Despite the breadth of the Proposed Rule, the CFPB included several important general limitations on its coverage:

  • The Proposed Rule only concerns consumer financial products and services and thus does not affect contracts that are for financial products or services primarily for a business purpose and are not delivered, offered, or provided in connection with consumer financial products or services.
  • Since 2010, Section 1414(e) of the Dodd-Frank Wall Street Reform and Consumer Protection Act (the Dodd-Frank Act) has already prohibited the use of arbitration agreements in the single largest market for consumer credit—mortgage loans.
  • Companies would still be able to require the arbitration of individual disputes and to use various non-arbitration liability and lawsuit mitigation strategies, such as waiver of jury trial, exclusive-forum provisions, and various forms of damage caps and limitations. (What covered companies would not be able to do is invoke an arbitration agreement to prevent a consumer from filing or participating in a class action in court.)
  • The Proposed Rule expressly acknowledges that some customer agreements may include covered and non-covered products. The CFPB is clear that companies would be required to comply with the Proposed Rule “only for the products or services that it offers or provides that are covered” by the rule. And in a nod to practicality, the Proposed Rule includes alternative language for companies to use in such contracts.

The Proposed Rule also excludes certain persons from coverage, including:

  • Merchants. The Proposed Rule provides some relief for merchants, retailers, and other sellers of nonfinancial goods and services (merchants). In general, merchants who provide credit directly to a consumer for the purpose of allowing the consumer to purchase a nonfinancial good or service directly from the merchant would not be covered unless: (1) the merchant or the nonfinancial good or service, or both, falls outside the limitations on the CFPB’s authority in Section 1027 or Section 1029 of Title X of the Dodd-Frank Act (Title X); and (2) (A) the credit extended significantly exceeds the market value of the nonfinancial good or service; (B) the sale of the nonfinancial good or service is a subterfuge to avoid regulation; or (C) the merchant regularly extends credit that is subject to a finance charge. We have advised merchants on their potential eligibility for these and other exclusions from the CFPB’s authority.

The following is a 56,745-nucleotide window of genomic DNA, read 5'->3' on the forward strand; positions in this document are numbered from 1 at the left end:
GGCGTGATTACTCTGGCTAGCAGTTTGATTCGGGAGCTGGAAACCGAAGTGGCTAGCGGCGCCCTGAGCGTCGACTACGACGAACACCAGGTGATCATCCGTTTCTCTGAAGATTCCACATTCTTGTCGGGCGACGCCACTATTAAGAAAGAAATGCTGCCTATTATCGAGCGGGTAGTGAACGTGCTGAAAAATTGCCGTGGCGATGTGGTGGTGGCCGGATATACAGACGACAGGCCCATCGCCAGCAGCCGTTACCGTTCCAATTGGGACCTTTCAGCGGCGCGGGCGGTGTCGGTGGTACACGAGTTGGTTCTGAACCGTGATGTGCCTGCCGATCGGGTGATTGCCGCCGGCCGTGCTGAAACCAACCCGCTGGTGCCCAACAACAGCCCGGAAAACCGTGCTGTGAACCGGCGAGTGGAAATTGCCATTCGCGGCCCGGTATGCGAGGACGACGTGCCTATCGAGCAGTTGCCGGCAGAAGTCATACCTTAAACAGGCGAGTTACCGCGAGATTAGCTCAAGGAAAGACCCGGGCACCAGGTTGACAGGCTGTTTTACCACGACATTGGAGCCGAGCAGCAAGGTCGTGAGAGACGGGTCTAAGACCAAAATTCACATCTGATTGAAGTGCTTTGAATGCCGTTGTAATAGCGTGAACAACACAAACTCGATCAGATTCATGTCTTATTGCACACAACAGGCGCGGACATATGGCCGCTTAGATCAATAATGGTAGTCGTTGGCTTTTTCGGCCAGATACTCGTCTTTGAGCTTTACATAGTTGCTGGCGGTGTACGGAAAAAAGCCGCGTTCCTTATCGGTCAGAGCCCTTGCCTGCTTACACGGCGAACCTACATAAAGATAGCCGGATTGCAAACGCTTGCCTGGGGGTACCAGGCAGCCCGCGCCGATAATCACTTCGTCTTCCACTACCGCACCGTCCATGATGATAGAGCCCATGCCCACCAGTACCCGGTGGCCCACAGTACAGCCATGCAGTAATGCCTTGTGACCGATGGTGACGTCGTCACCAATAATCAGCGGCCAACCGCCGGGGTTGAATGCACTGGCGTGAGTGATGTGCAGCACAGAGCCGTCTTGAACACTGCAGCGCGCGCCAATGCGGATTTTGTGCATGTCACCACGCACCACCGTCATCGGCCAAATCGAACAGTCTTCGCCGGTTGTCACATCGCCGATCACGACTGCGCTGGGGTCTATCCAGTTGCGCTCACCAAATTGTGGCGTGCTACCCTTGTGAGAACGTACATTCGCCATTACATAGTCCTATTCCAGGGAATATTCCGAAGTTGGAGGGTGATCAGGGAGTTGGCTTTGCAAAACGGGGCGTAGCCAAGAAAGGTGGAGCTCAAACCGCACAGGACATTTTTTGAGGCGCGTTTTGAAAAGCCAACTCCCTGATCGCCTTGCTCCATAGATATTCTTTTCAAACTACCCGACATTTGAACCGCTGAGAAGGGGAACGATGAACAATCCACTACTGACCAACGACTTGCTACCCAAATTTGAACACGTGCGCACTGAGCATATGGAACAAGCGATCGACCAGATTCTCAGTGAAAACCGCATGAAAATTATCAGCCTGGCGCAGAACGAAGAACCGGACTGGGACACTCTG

• Persons Engaged in Activities Already Excluded under Title X. Sections 1027 and 1029 of Title X include exclusions for auto dealers and for persons engaged in activities such as real estate brokerage, legal services, and insurance. The Proposed Rule does not encroach on these exclusions.
  • Broker-Dealers. Broker-dealers subject to regulation by the Securities and Exchange Commission are not covered under the Proposed Rule.
  • Tribal and Governmental Entities. The Proposed Rule does not cover consumer financial products offered by the federal government or its affiliates. It also excludes state, local, and tribal governments, and their affiliates, to the extent they are providing a covered product directly to a consumer who resides in that government’s territorial jurisdiction.

#4: If adopted, when will the Proposed Rule become effective?

Comments on the Proposed Rule are due by August 22, 2016. While we expect the CFPB to move quickly to issue a final rule, that process will take several months, at a minimum. The CFPB has proposed an effective date for the final rule of 30 days after publication.